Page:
Written by: Quinn, Jon Posted on: 03/26/2004
Category: Bible Studies
The shortest book in the Old Testament is the book of Obadiah. It was written about five centuries before Christ and deals with some things that were going to happen to the ancient kingdom of Edom, and has some things to say that are needful for today. Not only does Obadiah deal with the coming destruction of the nation of Edom, he also tells why God is so angry with them. However, it is the end of this short book that captures our attention as it foretells of the coming of God's kingdom and salvation for those of all nations. Not only did the prophecy of Edom's destruction come to pass just as predicted, so also did the prophecy of salvation find its fulfillment in Christ Jesus.
"The vision of Obadiah. Thus says the Lord God concerning Edom-" (Obadiah 1). The nation of Edom was made up of the descendants of Esau, the twin brother of Jacob and the son of Isaac. Jacob, from whom the nation of Israel came, and Esau seemed to be in constant competition with one another. This friction began while they were yet in the womb (Genesis 25:22-26). Esau sold his birthright to Jacob for a bowl of stew because he thought he was so hungry. Hatred and bitterness existed on the part of Esau toward Jacob after that, and grew in its intensity after Jacob tricked him out of his father's blessing. Esau wanted to kill Jacob and so Jacob fled and did not return home for many years. The book of Hebrews warns Christians not to belittle the value of spiritual blessings and uses Esau as an example: "That there be no immoral or godless person like Esau who sold his birthright for a single meal." (Hebrews 12:16). It seems as if the nation of Edom had adopted their ancestor's lack of morality and spirituality.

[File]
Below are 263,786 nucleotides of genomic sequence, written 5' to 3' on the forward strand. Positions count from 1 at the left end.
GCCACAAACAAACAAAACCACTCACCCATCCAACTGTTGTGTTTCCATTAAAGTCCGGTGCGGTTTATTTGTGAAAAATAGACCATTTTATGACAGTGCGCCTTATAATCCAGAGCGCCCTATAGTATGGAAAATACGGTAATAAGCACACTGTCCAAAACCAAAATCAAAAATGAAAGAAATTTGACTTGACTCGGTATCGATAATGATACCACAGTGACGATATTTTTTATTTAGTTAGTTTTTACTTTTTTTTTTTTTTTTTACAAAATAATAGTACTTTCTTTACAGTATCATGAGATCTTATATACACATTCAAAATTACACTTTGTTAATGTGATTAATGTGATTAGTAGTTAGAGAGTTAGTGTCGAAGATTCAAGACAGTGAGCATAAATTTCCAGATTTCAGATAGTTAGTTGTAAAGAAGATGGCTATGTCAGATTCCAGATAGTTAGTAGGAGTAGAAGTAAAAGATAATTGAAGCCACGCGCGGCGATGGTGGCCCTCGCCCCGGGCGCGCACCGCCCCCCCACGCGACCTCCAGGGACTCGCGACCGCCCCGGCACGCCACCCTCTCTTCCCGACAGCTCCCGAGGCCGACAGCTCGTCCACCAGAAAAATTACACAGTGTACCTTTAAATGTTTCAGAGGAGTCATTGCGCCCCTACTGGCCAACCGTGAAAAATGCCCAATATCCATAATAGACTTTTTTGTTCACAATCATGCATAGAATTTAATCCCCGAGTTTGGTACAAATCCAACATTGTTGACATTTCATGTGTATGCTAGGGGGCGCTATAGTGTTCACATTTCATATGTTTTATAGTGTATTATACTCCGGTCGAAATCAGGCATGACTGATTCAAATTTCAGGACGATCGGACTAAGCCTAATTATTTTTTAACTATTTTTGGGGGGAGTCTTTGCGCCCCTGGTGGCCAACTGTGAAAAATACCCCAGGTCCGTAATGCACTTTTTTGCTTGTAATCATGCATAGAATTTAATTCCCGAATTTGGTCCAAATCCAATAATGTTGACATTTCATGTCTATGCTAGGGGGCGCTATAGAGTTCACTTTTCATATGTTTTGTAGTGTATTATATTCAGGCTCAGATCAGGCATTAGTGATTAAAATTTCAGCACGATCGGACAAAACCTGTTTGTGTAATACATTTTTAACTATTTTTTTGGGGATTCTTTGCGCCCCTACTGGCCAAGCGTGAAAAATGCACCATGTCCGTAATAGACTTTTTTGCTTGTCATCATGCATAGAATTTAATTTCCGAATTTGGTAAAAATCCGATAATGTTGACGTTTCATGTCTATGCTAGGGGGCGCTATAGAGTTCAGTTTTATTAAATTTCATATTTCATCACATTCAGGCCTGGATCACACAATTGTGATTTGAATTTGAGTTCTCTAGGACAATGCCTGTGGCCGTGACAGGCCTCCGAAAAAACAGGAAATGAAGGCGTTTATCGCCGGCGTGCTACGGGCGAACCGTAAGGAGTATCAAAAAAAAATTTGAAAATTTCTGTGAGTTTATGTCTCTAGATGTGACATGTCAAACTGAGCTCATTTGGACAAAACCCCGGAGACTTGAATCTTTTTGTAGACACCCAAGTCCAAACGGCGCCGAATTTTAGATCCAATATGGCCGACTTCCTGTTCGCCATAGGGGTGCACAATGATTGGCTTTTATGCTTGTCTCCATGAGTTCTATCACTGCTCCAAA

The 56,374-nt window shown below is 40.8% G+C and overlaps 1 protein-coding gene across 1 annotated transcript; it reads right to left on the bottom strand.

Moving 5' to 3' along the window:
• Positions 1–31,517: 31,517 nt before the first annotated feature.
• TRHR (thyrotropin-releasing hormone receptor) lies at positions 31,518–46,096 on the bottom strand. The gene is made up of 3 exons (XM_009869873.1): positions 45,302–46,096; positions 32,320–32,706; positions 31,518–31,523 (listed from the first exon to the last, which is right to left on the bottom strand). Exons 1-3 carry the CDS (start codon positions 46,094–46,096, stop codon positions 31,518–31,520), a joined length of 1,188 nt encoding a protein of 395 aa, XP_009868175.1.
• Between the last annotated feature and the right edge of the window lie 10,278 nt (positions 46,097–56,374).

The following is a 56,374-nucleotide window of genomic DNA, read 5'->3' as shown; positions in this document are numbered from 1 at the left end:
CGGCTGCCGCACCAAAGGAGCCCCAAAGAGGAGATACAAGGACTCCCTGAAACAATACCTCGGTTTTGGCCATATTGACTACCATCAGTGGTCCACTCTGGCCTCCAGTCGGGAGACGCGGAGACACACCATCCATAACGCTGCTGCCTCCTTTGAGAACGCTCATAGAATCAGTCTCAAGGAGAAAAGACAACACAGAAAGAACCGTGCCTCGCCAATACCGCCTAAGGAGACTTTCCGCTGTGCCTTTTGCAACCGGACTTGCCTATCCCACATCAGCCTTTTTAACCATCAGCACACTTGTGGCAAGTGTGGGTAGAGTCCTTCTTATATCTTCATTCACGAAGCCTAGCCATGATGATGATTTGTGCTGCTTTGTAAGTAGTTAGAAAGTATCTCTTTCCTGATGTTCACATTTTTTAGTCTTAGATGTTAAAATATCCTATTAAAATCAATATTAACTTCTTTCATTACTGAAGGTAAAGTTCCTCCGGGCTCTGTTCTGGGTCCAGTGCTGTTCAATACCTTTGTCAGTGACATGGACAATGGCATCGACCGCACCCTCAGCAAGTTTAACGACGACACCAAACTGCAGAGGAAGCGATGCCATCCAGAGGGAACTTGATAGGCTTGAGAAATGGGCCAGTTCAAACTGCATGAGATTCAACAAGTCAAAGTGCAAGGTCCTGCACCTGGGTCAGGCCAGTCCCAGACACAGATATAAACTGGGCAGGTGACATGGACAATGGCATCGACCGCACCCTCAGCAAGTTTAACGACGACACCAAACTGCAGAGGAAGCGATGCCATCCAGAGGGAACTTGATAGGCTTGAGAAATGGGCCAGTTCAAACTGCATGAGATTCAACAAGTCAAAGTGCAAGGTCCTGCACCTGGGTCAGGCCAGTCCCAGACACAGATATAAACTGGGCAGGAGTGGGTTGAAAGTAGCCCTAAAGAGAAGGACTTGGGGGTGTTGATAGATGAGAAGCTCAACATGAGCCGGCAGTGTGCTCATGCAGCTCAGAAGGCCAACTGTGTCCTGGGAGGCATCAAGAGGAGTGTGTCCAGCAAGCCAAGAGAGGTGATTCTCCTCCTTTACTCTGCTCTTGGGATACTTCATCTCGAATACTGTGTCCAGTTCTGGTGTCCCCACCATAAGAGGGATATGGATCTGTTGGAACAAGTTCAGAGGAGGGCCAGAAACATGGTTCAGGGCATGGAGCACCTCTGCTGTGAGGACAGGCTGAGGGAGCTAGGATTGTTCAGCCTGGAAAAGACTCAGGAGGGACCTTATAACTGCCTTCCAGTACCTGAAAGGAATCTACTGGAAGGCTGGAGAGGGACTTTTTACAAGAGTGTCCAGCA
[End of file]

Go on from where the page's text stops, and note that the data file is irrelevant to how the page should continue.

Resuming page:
As the descendants of these two individuals grew into nations over the centuries, they were separated from one another by Israel's servitude in Egypt. It was during the Exodus that the two nations first came into contact. Israel expected Edom's cooperation because of their common heritage through Isaac, but the Edomites were hostile. When asked for permission to pass through their land on the way to Canaan, Edom refused and threatened to attack (Numbers 20:14-21) In the future, Edom would delight at any calamity that would befall Israel, at times joining with Israel's enemies in looting the land. Finally, Edom was conquered by David (II Samuel 8:14). Edom successfully revolted years later during the reign of Jehoram, but soon both Israel and Edom became subjects of Babylon. Interestingly enough, Edom became known as Idumea from which the Herods came who ruled when Jesus lived.
"The arrogance of your heart has deceived you... because of the violence to your brother Jacob... foreigners entered his gate and cast lots for Jerusalem -- you too were one of them... ." (Obadiah 3,10,11). Edom had become a carnal people with no thought given to loyalty, justice or mercy. With greed they would look upon the possessions of others, happy to take advantage of the misfortune of others to enrich themselves. They were extremely prideful thinking themselves indestructible. They were wrong about that as Obadiah warns and history bears out.
Edom was prideful (vs. 3). The wise man said, "Pride goes before destruction, and a haughty spirit before stumbling. It is better to be of a humble spirit with the lowly, than to divide the spoil with the proud." (Proverbs 16:18,19). Pride was the source of Edom's weakness.
Edom was violent (vs 10). Edom's children grew up in an environment of violence and a "might makes right" attitude. Certainly such attitudes were displayed toward one another as well as outsiders.
Edom gloated over their brother's disaster (vs. 12). They rejoiced over the disaster of others. Instead of compassion there was rejoicing. Edom was a cruel and callused people.
Edom joined in looting Israel (vs 13). Self interest brought about treachery. It was a nation without ethics or principles.